The Dimensions of Big Data

Everyone is talking about Big Data these days but there is little agreement as to the type of data structure to use to organise all our ‘Big’ data. In fact in some minds it’s still the assumption that little in the way of structure is actually required. I don’t intend to get into the whole argument around should (or shouldn’t) a data structure be used within Hadoop but rather explore a little into the value of a dimensional approach to structuring our Big Data.
A common technique used to deliver old style data warehousing and business intelligence solutions, is the use of dimensional tables. In a paper back in 2013 some guys from SAS (the link is shown at the bottom of this post). They found that using a dimensional structure can provide performance improvements of 40, 50 or even in some case 70 times faster for query access.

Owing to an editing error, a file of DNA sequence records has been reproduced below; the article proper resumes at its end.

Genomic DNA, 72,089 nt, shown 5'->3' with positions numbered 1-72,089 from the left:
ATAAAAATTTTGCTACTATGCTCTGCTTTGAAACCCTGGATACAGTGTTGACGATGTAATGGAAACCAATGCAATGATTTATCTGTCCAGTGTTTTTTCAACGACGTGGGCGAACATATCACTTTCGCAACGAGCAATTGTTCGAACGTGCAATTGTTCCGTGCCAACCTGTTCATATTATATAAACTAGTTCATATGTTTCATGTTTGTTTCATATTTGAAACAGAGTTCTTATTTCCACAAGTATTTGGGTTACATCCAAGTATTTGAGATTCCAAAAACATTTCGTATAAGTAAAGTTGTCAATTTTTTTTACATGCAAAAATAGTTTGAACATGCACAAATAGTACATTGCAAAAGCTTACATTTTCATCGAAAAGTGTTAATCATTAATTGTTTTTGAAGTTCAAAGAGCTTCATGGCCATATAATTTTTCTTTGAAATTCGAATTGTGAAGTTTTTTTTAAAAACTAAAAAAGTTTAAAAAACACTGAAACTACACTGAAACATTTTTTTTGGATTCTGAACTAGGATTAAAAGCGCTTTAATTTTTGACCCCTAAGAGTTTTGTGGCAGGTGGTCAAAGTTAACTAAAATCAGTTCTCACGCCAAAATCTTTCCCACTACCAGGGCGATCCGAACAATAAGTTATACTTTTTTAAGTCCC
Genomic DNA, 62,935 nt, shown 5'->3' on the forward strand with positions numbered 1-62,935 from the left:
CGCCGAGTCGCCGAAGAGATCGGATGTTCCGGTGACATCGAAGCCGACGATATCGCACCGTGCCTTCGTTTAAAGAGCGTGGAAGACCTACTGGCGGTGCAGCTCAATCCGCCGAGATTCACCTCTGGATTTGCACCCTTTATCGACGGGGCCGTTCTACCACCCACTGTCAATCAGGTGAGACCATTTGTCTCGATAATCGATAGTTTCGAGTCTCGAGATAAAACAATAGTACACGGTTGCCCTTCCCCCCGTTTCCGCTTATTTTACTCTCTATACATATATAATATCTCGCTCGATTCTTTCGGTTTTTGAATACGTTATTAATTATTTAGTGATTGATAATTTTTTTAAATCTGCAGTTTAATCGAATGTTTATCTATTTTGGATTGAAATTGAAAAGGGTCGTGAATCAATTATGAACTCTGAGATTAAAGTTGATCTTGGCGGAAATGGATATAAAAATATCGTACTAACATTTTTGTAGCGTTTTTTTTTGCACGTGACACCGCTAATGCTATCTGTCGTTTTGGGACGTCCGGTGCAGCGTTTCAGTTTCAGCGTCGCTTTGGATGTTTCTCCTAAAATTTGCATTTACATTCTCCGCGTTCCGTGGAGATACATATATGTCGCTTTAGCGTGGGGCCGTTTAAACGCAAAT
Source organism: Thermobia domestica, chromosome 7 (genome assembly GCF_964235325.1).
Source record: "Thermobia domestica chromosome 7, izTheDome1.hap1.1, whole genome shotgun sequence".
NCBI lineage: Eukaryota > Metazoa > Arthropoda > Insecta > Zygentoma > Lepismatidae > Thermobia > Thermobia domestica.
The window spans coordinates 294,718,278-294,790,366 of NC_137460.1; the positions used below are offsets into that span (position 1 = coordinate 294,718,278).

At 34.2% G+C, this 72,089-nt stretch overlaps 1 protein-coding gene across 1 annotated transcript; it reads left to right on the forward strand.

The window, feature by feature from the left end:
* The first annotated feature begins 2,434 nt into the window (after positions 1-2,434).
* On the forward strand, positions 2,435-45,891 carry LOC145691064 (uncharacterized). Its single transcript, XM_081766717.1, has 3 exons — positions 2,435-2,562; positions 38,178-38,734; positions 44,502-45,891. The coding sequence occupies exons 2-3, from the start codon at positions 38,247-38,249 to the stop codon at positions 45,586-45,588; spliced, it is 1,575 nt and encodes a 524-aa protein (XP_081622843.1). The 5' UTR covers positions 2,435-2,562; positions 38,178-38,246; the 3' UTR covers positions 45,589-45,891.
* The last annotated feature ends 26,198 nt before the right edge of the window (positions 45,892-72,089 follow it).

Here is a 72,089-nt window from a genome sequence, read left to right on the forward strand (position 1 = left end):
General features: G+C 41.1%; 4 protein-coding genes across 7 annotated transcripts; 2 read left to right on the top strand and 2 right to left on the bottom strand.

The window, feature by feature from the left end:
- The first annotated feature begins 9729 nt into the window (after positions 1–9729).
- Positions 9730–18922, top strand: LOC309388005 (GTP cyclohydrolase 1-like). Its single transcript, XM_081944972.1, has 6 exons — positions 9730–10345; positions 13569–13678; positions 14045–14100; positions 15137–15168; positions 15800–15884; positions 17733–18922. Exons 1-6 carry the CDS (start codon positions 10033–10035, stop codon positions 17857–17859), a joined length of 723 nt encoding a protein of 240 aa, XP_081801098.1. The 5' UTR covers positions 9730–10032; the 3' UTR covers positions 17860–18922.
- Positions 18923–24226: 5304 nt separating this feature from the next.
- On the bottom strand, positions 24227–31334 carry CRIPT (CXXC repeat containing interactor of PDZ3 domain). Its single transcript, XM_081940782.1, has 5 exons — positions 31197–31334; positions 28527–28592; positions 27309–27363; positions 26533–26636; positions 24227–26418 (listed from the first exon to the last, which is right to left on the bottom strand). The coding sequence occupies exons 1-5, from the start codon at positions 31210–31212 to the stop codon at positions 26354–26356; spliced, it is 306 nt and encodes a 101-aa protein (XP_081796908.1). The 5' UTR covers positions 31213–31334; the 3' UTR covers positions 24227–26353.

hadoop logoOne particular dimensional data structure concept that is often used albeit rather poorly is the conformed dimension. The concept of conformed dimensions is that it makes sense to design one instance of a dimension and re-use when ever this dimension is required. For example if we have a person dimension that person dimension would be used every time we need either an employee dimension, a customer dimension or a contact dimension etc, etc. This provides us with a level of consistency in design which means we gain benefit from the user interpretation perspective as well as the physical implementation angle.

So it’s not the biggest mental leap to conclude that Big Data environments would gain massive benefits by adopting a conformed dimension approach for data delivery. This can also be extended to fit with a dual technology approach where traditional data warehousing architecture is supported by a Big Data architecture. Just think we can share our conformed dimensions across the two architectures.

Anyway to read more on this.

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